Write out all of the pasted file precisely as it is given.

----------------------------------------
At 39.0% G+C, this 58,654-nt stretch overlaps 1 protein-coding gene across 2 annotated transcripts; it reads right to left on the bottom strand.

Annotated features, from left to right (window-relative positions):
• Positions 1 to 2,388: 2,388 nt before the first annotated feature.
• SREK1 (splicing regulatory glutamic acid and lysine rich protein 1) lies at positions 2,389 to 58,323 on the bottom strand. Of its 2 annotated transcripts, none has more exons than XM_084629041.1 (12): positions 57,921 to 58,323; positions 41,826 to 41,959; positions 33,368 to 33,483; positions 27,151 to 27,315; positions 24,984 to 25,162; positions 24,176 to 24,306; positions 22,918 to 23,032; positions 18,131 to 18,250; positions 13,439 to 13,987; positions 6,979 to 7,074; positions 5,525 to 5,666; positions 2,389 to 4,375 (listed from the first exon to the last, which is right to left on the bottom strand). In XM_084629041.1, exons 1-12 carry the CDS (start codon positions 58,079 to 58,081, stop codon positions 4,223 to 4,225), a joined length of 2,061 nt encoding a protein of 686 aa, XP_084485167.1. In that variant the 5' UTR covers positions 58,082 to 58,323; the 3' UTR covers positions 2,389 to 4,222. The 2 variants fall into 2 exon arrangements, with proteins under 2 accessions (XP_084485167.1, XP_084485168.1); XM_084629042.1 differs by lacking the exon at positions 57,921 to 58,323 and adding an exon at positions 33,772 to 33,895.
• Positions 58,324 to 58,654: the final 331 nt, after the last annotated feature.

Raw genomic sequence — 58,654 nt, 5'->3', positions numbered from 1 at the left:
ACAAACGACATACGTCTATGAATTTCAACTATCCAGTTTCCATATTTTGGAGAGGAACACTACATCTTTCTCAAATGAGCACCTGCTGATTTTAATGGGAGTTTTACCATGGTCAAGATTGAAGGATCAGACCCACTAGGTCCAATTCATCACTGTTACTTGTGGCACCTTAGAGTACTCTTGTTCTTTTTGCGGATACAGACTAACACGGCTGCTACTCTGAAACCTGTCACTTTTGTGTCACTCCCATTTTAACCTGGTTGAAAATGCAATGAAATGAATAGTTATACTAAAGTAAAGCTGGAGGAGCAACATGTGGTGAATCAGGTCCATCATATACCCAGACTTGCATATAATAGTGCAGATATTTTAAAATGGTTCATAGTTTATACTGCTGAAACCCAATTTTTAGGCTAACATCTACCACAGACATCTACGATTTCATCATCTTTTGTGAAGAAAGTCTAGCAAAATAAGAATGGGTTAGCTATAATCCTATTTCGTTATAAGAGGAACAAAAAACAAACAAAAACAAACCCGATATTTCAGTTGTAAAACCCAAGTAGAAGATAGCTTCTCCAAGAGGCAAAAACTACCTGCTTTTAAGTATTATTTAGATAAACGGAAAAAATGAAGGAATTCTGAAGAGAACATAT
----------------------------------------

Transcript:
At 39.0% G+C, this 58,654-nt stretch overlaps 1 protein-coding gene across 2 annotated transcripts; it reads right to left on the bottom strand.

Annotated features, from left to right (window-relative positions):
• Positions 1 to 2,388: 2,388 nt before the first annotated feature.
• SREK1 (splicing regulatory glutamic acid and lysine rich protein 1) lies at positions 2,389 to 58,323 on the bottom strand. Of its 2 annotated transcripts, none has more exons than XM_084629041.1 (12): positions 57,921 to 58,323; positions 41,826 to 41,959; positions 33,368 to 33,483; positions 27,151 to 27,315; positions 24,984 to 25,162; positions 24,176 to 24,306; positions 22,918 to 23,032; positions 18,131 to 18,250; positions 13,439 to 13,987; positions 6,979 to 7,074; positions 5,525 to 5,666; positions 2,389 to 4,375 (listed from the first exon to the last, which is right to left on the bottom strand). In XM_084629041.1, exons 1-12 carry the CDS (start codon positions 58,079 to 58,081, stop codon positions 4,223 to 4,225), a joined length of 2,061 nt encoding a protein of 686 aa, XP_084485167.1. In that variant the 5' UTR covers positions 58,082 to 58,323; the 3' UTR covers positions 2,389 to 4,222. The 2 variants fall into 2 exon arrangements, with proteins under 2 accessions (XP_084485167.1, XP_084485168.1); XM_084629042.1 differs by lacking the exon at positions 57,921 to 58,323 and adding an exon at positions 33,772 to 33,895.
• Positions 58,324 to 58,654: the final 331 nt, after the last annotated feature.

Raw genomic sequence — 58,654 nt, 5'->3', positions numbered from 1 at the left:
ACAAACGACATACGTCTATGAATTTCAACTATCCAGTTTCCATATTTTGGAGAGGAACACTACATCTTTCTCAAATGAGCACCTGCTGATTTTAATGGGAGTTTTACCATGGTCAAGATTGAAGGATCAGACCCACTAGGTCCAATTCATCACTGTTACTTGTGGCACCTTAGAGTACTCTTGTTCTTTTTGCGGATACAGACTAACACGGCTGCTACTCTGAAACCTGTCACTTTTGTGTCACTCCCATTTTAACCTGGTTGAAAATGCAATGAAATGAATAGTTATACTAAAGTAAAGCTGGAGGAGCAACATGTGGTGAATCAGGTCCATCATATACCCAGACTTGCATATAATAGTGCAGATATTTTAAAATGGTTCATAGTTTATACTGCTGAAACCCAATTTTTAGGCTAACATCTACCACAGACATCTACGATTTCATCATCTTTTGTGAAGAAAGTCTAGCAAAATAAGAATGGGTTAGCTATAATCCTATTTCGTTATAAGAGGAACAAAAAACAAACAAAAACAAACCCGATATTTCAGTTGTAAAACCCAAGTAGAAGATAGCTTCTCCAAGAGGCAAAAACTACCTGCTTTTAAGTATTATTTAGATAAACGGAAAAAATGAAGGAATTCTGAAGAGAACATAT